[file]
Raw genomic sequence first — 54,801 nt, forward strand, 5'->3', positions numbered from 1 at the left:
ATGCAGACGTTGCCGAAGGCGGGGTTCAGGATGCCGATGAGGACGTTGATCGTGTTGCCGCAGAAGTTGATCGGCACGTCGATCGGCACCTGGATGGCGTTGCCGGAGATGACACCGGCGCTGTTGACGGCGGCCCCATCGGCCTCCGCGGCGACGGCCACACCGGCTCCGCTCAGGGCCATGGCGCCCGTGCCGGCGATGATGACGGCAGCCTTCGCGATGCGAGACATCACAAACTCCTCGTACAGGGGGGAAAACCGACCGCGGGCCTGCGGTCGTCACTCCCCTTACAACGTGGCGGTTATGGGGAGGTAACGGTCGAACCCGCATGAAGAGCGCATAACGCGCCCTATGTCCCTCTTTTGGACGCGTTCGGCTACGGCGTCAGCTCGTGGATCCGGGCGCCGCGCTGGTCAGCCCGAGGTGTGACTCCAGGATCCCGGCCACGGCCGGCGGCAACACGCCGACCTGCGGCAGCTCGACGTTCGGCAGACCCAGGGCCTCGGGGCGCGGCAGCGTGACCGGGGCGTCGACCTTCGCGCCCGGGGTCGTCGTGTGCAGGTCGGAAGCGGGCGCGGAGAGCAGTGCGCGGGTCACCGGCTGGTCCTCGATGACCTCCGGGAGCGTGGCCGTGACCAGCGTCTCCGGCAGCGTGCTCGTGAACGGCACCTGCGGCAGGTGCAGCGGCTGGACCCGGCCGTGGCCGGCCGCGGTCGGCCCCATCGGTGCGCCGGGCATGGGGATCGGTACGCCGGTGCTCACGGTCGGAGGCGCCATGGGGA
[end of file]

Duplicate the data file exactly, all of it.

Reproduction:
Raw genomic sequence first — 54,801 nt, forward strand, 5'->3', positions numbered from 1 at the left:
ATGCAGACGTTGCCGAAGGCGGGGTTCAGGATGCCGATGAGGACGTTGATCGTGTTGCCGCAGAAGTTGATCGGCACGTCGATCGGCACCTGGATGGCGTTGCCGGAGATGACACCGGCGCTGTTGACGGCGGCCCCATCGGCCTCCGCGGCGACGGCCACACCGGCTCCGCTCAGGGCCATGGCGCCCGTGCCGGCGATGATGACGGCAGCCTTCGCGATGCGAGACATCACAAACTCCTCGTACAGGGGGGAAAACCGACCGCGGGCCTGCGGTCGTCACTCCCCTTACAACGTGGCGGTTATGGGGAGGTAACGGTCGAACCCGCATGAAGAGCGCATAACGCGCCCTATGTCCCTCTTTTGGACGCGTTCGGCTACGGCGTCAGCTCGTGGATCCGGGCGCCGCGCTGGTCAGCCCGAGGTGTGACTCCAGGATCCCGGCCACGGCCGGCGGCAACACGCCGACCTGCGGCAGCTCGACGTTCGGCAGACCCAGGGCCTCGGGGCGCGGCAGCGTGACCGGGGCGTCGACCTTCGCGCCCGGGGTCGTCGTGTGCAGGTCGGAAGCGGGCGCGGAGAGCAGTGCGCGGGTCACCGGCTGGTCCTCGATGACCTCCGGGAGCGTGGCCGTGACCAGCGTCTCCGGCAGCGTGCTCGTGAACGGCACCTGCGGCAGGTGCAGCGGCTGGACCCGGCCGTGGCCGGCCGCGGTCGGCCCCATCGGTGCGCCGGGCATGGGGATCGGTACGCCGGTGCTCACGGTCGGAGGCGCCATGGGGA